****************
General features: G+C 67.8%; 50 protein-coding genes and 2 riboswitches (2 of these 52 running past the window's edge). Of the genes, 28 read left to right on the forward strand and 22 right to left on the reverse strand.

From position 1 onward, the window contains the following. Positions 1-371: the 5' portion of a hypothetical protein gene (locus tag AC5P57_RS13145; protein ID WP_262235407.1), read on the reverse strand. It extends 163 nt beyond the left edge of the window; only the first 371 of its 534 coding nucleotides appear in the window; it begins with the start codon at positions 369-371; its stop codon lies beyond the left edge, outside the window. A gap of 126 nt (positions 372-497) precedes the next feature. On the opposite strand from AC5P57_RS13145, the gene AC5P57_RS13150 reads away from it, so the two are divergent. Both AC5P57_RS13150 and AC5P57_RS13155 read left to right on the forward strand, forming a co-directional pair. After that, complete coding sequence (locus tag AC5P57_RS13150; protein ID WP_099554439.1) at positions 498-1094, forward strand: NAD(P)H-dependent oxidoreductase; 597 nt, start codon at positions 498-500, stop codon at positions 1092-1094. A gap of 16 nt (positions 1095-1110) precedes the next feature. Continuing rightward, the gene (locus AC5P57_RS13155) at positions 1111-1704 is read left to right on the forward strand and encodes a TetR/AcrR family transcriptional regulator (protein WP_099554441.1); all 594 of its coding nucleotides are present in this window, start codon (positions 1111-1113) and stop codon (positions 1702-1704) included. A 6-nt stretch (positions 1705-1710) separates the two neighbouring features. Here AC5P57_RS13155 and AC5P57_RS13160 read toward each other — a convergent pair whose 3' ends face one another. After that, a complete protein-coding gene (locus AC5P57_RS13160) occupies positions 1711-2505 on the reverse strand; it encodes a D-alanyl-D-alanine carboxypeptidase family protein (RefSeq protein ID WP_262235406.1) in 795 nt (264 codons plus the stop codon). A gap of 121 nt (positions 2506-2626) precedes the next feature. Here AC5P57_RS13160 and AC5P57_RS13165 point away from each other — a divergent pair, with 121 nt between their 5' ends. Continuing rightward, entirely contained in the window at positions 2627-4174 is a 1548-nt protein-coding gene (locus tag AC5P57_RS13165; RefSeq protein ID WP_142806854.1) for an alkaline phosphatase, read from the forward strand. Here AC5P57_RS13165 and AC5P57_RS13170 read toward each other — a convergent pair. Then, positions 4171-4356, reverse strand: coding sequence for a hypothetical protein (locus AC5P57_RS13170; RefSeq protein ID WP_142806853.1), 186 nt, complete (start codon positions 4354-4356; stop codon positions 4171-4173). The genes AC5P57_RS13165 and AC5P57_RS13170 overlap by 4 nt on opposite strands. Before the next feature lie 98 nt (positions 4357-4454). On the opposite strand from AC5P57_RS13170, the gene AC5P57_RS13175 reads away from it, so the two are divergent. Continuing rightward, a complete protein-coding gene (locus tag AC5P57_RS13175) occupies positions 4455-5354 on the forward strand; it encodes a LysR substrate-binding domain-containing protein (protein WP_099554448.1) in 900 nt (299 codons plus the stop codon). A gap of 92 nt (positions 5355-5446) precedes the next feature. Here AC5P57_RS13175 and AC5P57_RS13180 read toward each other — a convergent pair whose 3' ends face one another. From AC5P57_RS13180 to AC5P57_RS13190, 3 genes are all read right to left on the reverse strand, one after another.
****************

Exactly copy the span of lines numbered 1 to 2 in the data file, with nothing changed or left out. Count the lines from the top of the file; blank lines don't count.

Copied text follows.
General features: G+C 67.8%; 50 protein-coding genes and 2 riboswitches (2 of these 52 running past the window's edge). Of the genes, 28 read left to right on the forward strand and 22 right to left on the reverse strand.

From position 1 onward, the window contains the following. Positions 1-371: the 5' portion of a hypothetical protein gene (locus tag AC5P57_RS13145; protein ID WP_262235407.1), read on the reverse strand. It extends 163 nt beyond the left edge of the window; only the first 371 of its 534 coding nucleotides appear in the window; it begins with the start codon at positions 369-371; its stop codon lies beyond the left edge, outside the window. A gap of 126 nt (positions 372-497) precedes the next feature. On the opposite strand from AC5P57_RS13145, the gene AC5P57_RS13150 reads away from it, so the two are divergent. Both AC5P57_RS13150 and AC5P57_RS13155 read left to right on the forward strand, forming a co-directional pair. After that, complete coding sequence (locus tag AC5P57_RS13150; protein ID WP_099554439.1) at positions 498-1094, forward strand: NAD(P)H-dependent oxidoreductase; 597 nt, start codon at positions 498-500, stop codon at positions 1092-1094. A gap of 16 nt (positions 1095-1110) precedes the next feature. Continuing rightward, the gene (locus AC5P57_RS13155) at positions 1111-1704 is read left to right on the forward strand and encodes a TetR/AcrR family transcriptional regulator (protein WP_099554441.1); all 594 of its coding nucleotides are present in this window, start codon (positions 1111-1113) and stop codon (positions 1702-1704) included. A 6-nt stretch (positions 1705-1710) separates the two neighbouring features. Here AC5P57_RS13155 and AC5P57_RS13160 read toward each other — a convergent pair whose 3' ends face one another. After that, a complete protein-coding gene (locus AC5P57_RS13160) occupies positions 1711-2505 on the reverse strand; it encodes a D-alanyl-D-alanine carboxypeptidase family protein (RefSeq protein ID WP_262235406.1) in 795 nt (264 codons plus the stop codon). A gap of 121 nt (positions 2506-2626) precedes the next feature. Here AC5P57_RS13160 and AC5P57_RS13165 point away from each other — a divergent pair, with 121 nt between their 5' ends. Continuing rightward, entirely contained in the window at positions 2627-4174 is a 1548-nt protein-coding gene (locus tag AC5P57_RS13165; RefSeq protein ID WP_142806854.1) for an alkaline phosphatase, read from the forward strand. Here AC5P57_RS13165 and AC5P57_RS13170 read toward each other — a convergent pair. Then, positions 4171-4356, reverse strand: coding sequence for a hypothetical protein (locus AC5P57_RS13170; RefSeq protein ID WP_142806853.1), 186 nt, complete (start codon positions 4354-4356; stop codon positions 4171-4173). The genes AC5P57_RS13165 and AC5P57_RS13170 overlap by 4 nt on opposite strands. Before the next feature lie 98 nt (positions 4357-4454). On the opposite strand from AC5P57_RS13170, the gene AC5P57_RS13175 reads away from it, so the two are divergent. Continuing rightward, a complete protein-coding gene (locus tag AC5P57_RS13175) occupies positions 4455-5354 on the forward strand; it encodes a LysR substrate-binding domain-containing protein (protein WP_099554448.1) in 900 nt (299 codons plus the stop codon). A gap of 92 nt (positions 5355-5446) precedes the next feature. Here AC5P57_RS13175 and AC5P57_RS13180 read toward each other — a convergent pair whose 3' ends face one another. From AC5P57_RS13180 to AC5P57_RS13190, 3 genes are all read right to left on the reverse strand, one after another.